When I came to South Africa, I did not truly understand what it meant to be a foreigner. Being Zimbabwean in a country of Zimbabweans is a passive and neutral existence. It is effortless because it is the norm. No one questions your presence. On the other hand, being a Zimbabwean in another country, much like being African in another continent, teaches you what others perceive of your identity. It feels like playing a part in some elaborate play whose script you cannot change. I soon learnt that what had been my passive existence for almost 25 years had a socio-economic meaning in South Africa. Zimbabweans were a burden. It left me at a loss for how to react to hashtags and online movements about us and why we had to go back to our country. I wanted to be pained by the rejection, but I realized this country owed me nothing. Instead of pain, I felt embarrassed. I was embarrassed by the sheer number of us in South Africa, a young democracy with its own demons of inequality and unemployment to face. When I heard my mother tongue in shopping malls, hospitals and in taxis, I prayed the ground would swallow me. I wanted to apologize to every South African in sight. On requesting an Uber, a distinctly Zimbabwean name like Lovemore or Success would pop up. While others seemed to find comfort in the familiarity of being surrounded by other Zimbabweans, I found it rather unbearable. My awareness of my attempts to distance myself from my country only further burdened me with more confusion about who I thought I was and who I could be in this country. I was becoming a foreigner to myself.

To be in a foreign land is to lose yourself to strangers. It is to lose nuance and complexity — to be reduced to nothing but a Zimbabwean. It is a mathematical exercise of being reduced to the lowest common terms with people whose only similarity to you is country. You lose individuality. Personhood is left at home. Being a foreigner is a great vanishing, an unseeing. Every time you miss home, you are in truth yearning for the days you were real, the days you were seen in your fullness. The days you were more than just a Zimbabwean. Who we truly are never makes it on these flights and buses. It is a great vanishing — an erasure of full people.


Lately I have taken to streaming Zimbabwean radio and following Zimbabwean trends on social media. It is my way of gathering and piecing myself back together. My sister must be exhausted of getting updates about what is happening around her from me. I send her the memes doing the rounds on Zimbabwean Twitter, the latest on a popular cleric who confessed to cheating on his wife and the latest Covid19 news. Perhaps annoyed by my persistent need to prove I am still part of everything, she once told me, “I think you people outside the country fear if you lose touch with what is making your friends and family laugh, you have lost your Zimbabwean-ness.”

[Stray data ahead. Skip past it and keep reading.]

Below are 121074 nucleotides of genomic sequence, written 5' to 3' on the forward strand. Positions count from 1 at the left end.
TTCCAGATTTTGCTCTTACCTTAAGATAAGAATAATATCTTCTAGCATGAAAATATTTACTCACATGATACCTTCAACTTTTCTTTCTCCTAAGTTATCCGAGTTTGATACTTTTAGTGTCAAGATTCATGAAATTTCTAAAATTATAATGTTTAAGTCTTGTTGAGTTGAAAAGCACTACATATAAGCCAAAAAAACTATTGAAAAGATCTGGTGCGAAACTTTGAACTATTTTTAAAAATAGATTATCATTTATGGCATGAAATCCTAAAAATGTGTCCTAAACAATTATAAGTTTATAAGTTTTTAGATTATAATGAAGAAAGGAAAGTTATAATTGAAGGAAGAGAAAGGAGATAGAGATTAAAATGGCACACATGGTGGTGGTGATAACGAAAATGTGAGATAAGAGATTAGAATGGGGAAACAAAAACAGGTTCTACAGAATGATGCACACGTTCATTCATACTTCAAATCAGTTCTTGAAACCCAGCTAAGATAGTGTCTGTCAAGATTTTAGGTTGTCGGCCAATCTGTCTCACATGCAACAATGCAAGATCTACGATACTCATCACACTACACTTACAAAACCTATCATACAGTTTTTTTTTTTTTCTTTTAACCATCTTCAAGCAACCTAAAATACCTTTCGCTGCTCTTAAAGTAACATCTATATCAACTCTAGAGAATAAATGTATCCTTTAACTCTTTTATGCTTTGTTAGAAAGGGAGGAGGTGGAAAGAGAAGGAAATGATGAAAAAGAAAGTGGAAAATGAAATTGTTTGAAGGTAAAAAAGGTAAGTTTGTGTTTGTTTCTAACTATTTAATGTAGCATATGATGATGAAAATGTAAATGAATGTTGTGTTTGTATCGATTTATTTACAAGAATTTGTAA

She laughed to blunt the sting, but I knew she was right. I only listen to these strange radio shows about women who claim to have given birth to frogs in rural Zimbabwe and read intrusive articles about popular personalities I never before cared for just so I can stay myself. This way, I might remain a foreigner to everyone I meet in the streets of Cape Town but not to myself.

I now understand that I might remain an economic Nomad finding greener grass on an ever shifting ‘other side.’ If I am to survive this, I will need to carry home within myself. It is with such self-sufficiency and boldness that humanity has made homes out of unventured worlds. Had our ancestors timidly held on to what they knew, the success of our sprawling civilizations across continents might never have happened. Had the generation before me timidly stayed in Zimbabwe as the economy crashed, who knows what would have become of us — of our country? In the Global South, time and circumstance have consistently demanded that we muster the fortitude to venture into the unknown hoping the unseen will be better than our present realities of poverty, political violence, war and unemployment. It is an exercise in blind faith. We are forced to face frustrating bureaucratic red-tape, hostility and rejection. Slowly, we lose ourselves. We vanish. At the end of these necessary travels, we emerge foreigners to ourselves.



Photo by Ali Abdul Rahman on Unsplash